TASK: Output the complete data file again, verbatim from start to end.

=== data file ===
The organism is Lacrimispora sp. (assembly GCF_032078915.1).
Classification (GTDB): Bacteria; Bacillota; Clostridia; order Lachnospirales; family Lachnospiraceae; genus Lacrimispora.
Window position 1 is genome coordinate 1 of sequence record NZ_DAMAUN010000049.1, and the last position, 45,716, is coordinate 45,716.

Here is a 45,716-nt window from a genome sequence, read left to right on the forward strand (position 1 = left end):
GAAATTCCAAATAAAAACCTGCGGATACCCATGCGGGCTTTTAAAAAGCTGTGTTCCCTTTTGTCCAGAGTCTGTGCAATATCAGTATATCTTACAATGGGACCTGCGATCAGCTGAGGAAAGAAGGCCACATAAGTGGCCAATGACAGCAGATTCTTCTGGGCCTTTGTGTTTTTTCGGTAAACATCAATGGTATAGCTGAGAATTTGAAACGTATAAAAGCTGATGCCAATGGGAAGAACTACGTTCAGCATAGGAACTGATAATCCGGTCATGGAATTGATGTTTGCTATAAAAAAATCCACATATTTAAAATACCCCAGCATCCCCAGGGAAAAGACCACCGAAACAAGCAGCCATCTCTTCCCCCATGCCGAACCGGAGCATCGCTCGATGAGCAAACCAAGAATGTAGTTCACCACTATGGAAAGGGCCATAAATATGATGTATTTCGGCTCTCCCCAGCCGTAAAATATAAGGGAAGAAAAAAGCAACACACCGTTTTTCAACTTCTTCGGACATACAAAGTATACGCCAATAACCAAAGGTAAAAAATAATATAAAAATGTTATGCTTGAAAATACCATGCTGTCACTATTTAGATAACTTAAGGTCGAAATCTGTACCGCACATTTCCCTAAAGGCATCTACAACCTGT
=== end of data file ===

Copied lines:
The organism is Lacrimispora sp. (assembly GCF_032078915.1).
Classification (GTDB): Bacteria; Bacillota; Clostridia; order Lachnospirales; family Lachnospiraceae; genus Lacrimispora.
Window position 1 is genome coordinate 1 of sequence record NZ_DAMAUN010000049.1, and the last position, 45,716, is coordinate 45,716.

Here is a 45,716-nt window from a genome sequence, read left to right on the forward strand (position 1 = left end):
GAAATTCCAAATAAAAACCTGCGGATACCCATGCGGGCTTTTAAAAAGCTGTGTTCCCTTTTGTCCAGAGTCTGTGCAATATCAGTATATCTTACAATGGGACCTGCGATCAGCTGAGGAAAGAAGGCCACATAAGTGGCCAATGACAGCAGATTCTTCTGGGCCTTTGTGTTTTTTCGGTAAACATCAATGGTATAGCTGAGAATTTGAAACGTATAAAAGCTGATGCCAATGGGAAGAACTACGTTCAGCATAGGAACTGATAATCCGGTCATGGAATTGATGTTTGCTATAAAAAAATCCACATATTTAAAATACCCCAGCATCCCCAGGGAAAAGACCACCGAAACAAGCAGCCATCTCTTCCCCCATGCCGAACCGGAGCATCGCTCGATGAGCAAACCAAGAATGTAGTTCACCACTATGGAAAGGGCCATAAATATGATGTATTTCGGCTCTCCCCAGCCGTAAAATATAAGGGAAGAAAAAAGCAACACACCGTTTTTCAACTTCTTCGGACATACAAAGTATACGCCAATAACCAAAGGTAAAAAATAATATAAAAATGTTATGCTTGAAAATACCATGCTGTCACTATTTAGATAACTTAAGGTCGAAATCTGTACCGCACATTTCCCTAAAGGCATCTACAACCTGT